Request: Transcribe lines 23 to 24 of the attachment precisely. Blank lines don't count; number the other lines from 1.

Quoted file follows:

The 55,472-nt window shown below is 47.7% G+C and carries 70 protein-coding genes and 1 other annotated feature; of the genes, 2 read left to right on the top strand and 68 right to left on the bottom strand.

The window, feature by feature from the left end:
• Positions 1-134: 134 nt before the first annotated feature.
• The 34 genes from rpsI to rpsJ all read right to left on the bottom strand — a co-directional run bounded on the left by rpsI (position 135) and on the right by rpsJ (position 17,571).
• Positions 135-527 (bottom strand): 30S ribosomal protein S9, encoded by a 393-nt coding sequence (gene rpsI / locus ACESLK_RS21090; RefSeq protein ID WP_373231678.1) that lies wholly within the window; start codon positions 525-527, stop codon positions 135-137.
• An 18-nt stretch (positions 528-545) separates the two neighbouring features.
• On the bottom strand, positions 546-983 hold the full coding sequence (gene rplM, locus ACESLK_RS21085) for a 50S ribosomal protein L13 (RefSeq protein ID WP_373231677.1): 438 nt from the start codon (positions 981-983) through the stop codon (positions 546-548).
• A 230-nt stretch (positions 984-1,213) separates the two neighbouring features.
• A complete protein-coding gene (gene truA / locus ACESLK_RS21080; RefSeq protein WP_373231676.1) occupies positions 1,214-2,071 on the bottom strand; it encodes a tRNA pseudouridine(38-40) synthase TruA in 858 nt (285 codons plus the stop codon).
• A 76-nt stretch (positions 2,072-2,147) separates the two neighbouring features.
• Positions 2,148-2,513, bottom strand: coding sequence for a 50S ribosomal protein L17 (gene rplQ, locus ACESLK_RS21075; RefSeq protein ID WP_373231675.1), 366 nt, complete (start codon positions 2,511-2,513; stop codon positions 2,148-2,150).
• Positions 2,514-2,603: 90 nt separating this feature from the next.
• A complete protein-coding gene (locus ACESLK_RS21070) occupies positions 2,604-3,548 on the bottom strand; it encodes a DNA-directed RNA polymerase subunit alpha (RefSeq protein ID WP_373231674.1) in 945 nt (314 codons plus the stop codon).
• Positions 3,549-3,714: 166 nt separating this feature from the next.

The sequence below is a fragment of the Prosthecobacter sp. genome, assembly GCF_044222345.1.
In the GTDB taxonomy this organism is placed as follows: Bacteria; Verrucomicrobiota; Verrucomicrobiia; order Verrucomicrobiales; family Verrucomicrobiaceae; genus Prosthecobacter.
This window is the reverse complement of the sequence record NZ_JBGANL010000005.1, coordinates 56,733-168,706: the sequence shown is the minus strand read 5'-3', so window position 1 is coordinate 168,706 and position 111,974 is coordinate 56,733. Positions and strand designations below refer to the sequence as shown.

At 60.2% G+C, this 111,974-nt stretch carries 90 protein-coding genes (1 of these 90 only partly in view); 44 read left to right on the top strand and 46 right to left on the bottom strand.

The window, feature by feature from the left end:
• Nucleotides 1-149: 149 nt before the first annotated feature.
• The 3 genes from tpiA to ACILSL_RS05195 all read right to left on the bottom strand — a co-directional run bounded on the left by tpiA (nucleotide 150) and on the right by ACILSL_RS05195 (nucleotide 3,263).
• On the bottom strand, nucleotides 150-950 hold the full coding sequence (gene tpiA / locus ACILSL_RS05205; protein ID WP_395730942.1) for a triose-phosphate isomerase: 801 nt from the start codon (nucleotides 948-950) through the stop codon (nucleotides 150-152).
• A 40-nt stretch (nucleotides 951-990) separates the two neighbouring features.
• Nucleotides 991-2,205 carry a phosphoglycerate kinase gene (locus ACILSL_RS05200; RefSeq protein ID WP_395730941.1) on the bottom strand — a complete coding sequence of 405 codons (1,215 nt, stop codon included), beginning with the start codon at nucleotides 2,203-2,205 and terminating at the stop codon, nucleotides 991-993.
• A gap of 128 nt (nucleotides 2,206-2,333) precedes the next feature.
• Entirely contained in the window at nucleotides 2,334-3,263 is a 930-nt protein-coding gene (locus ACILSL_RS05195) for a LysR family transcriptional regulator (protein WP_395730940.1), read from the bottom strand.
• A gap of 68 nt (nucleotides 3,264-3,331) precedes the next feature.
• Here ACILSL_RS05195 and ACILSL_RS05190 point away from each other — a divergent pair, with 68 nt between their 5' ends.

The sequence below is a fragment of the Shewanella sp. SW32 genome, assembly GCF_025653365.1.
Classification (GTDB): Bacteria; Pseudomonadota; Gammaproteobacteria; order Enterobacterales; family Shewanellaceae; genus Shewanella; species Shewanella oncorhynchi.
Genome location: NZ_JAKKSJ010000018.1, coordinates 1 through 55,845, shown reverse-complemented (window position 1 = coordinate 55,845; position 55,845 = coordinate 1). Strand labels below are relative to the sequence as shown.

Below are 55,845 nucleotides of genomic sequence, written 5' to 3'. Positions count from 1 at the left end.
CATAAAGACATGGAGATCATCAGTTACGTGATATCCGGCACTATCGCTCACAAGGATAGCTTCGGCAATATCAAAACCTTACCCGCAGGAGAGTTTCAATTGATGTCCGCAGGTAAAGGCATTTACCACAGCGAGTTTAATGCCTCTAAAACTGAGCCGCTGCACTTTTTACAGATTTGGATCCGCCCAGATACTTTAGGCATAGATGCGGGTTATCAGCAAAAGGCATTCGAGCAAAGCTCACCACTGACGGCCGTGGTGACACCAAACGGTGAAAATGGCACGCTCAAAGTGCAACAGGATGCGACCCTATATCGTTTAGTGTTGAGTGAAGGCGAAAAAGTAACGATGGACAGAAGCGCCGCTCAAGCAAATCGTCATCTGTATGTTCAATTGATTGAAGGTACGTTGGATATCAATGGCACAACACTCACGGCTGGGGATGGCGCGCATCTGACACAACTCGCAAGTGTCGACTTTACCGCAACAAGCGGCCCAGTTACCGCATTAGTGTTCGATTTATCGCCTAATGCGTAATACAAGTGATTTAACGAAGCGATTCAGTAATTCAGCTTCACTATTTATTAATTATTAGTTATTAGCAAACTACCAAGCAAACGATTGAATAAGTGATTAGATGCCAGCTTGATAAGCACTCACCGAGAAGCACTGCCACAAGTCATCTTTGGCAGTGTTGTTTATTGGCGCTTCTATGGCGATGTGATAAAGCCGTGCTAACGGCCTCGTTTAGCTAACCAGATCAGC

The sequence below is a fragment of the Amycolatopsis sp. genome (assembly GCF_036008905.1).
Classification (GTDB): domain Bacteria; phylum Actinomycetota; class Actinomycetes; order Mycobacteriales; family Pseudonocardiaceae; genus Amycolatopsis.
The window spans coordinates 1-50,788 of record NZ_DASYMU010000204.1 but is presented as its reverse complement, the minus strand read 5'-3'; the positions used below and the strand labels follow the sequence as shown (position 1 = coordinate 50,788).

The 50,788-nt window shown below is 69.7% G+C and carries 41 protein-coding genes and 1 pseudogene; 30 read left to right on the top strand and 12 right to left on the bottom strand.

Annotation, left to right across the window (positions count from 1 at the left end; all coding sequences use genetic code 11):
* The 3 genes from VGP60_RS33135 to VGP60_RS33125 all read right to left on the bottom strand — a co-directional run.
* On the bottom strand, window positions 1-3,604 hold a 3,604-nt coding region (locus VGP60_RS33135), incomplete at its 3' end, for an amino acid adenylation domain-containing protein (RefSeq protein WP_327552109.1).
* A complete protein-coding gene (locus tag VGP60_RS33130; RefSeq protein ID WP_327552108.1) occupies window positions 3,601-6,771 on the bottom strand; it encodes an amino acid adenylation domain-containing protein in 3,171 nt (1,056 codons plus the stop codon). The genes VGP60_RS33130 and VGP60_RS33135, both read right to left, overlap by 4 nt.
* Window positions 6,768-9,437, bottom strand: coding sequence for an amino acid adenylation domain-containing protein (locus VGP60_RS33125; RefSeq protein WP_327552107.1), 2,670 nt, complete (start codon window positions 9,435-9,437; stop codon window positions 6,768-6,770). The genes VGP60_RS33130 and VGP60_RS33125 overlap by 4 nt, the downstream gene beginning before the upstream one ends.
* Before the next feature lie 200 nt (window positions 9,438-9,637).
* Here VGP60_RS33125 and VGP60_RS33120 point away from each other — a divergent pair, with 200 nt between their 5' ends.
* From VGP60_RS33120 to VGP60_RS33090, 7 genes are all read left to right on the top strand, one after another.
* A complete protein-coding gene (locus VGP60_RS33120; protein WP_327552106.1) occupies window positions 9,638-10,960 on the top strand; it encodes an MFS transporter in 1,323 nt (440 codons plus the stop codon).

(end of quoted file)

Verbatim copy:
• A 40-nt stretch (nucleotides 951-990) separates the two neighbouring features.
• Nucleotides 991-2,205 carry a phosphoglycerate kinase gene (locus ACILSL_RS05200; RefSeq protein ID WP_395730941.1) on the bottom strand — a complete coding sequence of 405 codons (1,215 nt, stop codon included), beginning with the start codon at nucleotides 2,203-2,205 and terminating at the stop codon, nucleotides 991-993.